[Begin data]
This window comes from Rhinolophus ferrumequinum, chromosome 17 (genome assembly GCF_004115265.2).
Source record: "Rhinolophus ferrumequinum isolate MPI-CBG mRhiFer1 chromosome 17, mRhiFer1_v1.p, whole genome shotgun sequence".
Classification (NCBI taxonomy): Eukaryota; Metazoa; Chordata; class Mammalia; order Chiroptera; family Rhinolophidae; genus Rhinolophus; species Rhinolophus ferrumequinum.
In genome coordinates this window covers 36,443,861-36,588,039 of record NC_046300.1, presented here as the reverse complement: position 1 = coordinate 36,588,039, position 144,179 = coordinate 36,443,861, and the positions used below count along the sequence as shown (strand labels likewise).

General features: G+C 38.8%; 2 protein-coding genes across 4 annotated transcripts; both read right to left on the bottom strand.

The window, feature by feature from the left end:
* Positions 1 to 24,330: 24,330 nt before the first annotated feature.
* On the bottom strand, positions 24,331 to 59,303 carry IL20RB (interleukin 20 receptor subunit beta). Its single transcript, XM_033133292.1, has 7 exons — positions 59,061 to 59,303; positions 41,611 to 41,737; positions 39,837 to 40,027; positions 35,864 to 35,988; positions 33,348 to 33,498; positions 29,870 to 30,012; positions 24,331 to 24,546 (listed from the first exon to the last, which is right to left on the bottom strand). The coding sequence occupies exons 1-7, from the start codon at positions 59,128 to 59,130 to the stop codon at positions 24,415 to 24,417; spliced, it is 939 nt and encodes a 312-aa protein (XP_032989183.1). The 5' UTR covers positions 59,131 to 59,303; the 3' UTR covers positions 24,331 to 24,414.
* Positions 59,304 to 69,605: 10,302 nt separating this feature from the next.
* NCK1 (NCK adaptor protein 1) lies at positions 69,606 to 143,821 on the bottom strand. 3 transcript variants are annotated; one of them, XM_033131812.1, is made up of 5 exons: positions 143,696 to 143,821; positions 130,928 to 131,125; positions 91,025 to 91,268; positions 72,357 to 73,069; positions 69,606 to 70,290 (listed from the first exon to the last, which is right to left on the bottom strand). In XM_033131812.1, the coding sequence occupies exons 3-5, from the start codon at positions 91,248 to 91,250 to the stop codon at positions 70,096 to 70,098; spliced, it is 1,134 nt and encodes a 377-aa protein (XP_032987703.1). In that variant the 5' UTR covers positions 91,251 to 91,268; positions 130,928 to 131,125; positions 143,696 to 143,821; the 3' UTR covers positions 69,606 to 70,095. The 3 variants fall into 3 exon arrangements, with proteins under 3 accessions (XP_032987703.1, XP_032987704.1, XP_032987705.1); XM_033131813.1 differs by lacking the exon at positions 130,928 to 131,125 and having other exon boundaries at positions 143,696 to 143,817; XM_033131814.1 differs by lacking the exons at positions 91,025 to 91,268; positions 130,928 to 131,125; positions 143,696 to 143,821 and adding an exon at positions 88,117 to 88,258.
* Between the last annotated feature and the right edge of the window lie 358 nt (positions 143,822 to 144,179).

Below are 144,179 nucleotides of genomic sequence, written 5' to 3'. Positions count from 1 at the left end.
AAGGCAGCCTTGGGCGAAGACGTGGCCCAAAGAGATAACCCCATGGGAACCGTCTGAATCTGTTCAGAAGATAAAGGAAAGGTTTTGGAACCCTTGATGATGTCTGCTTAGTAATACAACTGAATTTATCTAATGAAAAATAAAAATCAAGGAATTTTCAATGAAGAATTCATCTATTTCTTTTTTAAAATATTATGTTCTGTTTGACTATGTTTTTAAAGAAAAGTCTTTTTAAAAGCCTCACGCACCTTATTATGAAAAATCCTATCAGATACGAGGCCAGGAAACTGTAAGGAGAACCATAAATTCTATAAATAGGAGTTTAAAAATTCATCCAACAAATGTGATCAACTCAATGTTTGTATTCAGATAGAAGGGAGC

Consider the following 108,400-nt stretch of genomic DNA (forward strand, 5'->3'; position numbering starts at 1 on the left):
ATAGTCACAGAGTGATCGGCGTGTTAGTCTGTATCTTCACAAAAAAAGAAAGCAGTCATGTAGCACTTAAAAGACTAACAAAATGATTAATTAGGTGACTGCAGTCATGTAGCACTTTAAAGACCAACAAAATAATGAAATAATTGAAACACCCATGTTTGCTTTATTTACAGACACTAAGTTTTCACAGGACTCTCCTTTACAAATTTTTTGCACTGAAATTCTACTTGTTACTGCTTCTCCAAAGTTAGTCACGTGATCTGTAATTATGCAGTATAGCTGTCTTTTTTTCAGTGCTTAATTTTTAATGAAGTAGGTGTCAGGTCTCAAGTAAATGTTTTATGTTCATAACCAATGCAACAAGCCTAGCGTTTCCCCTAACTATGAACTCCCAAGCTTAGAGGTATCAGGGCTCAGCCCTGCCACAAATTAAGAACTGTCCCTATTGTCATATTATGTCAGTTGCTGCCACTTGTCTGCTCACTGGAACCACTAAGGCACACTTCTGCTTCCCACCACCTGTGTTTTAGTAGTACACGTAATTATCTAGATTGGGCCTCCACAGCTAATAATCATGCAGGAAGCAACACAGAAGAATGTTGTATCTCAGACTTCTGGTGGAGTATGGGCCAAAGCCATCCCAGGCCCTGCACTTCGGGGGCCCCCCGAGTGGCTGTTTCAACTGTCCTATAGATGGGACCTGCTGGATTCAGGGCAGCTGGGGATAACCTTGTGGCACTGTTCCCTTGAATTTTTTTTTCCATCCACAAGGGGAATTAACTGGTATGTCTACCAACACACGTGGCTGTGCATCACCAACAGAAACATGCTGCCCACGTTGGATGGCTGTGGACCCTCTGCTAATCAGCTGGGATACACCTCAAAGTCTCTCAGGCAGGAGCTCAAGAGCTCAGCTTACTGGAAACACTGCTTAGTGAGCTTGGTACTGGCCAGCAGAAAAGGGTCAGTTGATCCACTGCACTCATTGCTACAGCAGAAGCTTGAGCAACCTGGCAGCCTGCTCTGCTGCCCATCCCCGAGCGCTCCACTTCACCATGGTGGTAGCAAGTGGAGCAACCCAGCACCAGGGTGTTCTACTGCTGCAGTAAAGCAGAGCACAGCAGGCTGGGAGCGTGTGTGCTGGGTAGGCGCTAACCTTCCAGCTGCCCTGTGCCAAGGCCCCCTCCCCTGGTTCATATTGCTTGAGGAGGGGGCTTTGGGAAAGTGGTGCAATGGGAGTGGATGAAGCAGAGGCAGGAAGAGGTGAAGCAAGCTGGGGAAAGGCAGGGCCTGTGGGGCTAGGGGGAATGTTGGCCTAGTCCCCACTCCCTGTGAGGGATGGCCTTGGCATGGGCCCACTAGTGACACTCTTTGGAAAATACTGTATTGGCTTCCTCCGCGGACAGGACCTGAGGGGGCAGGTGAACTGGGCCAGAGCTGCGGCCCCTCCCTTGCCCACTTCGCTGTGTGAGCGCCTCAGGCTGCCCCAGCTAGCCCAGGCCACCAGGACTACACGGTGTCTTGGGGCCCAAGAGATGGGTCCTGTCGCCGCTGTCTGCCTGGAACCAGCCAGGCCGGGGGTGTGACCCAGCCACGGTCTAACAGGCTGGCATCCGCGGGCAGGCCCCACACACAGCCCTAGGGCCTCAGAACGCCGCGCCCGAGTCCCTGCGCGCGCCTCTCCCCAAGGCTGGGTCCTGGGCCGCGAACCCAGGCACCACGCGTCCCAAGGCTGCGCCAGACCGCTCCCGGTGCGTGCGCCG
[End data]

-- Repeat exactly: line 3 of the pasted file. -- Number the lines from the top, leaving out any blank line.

Classification (NCBI taxonomy): Eukaryota; Metazoa; Chordata; class Mammalia; order Chiroptera; family Rhinolophidae; genus Rhinolophus; species Rhinolophus ferrumequinum.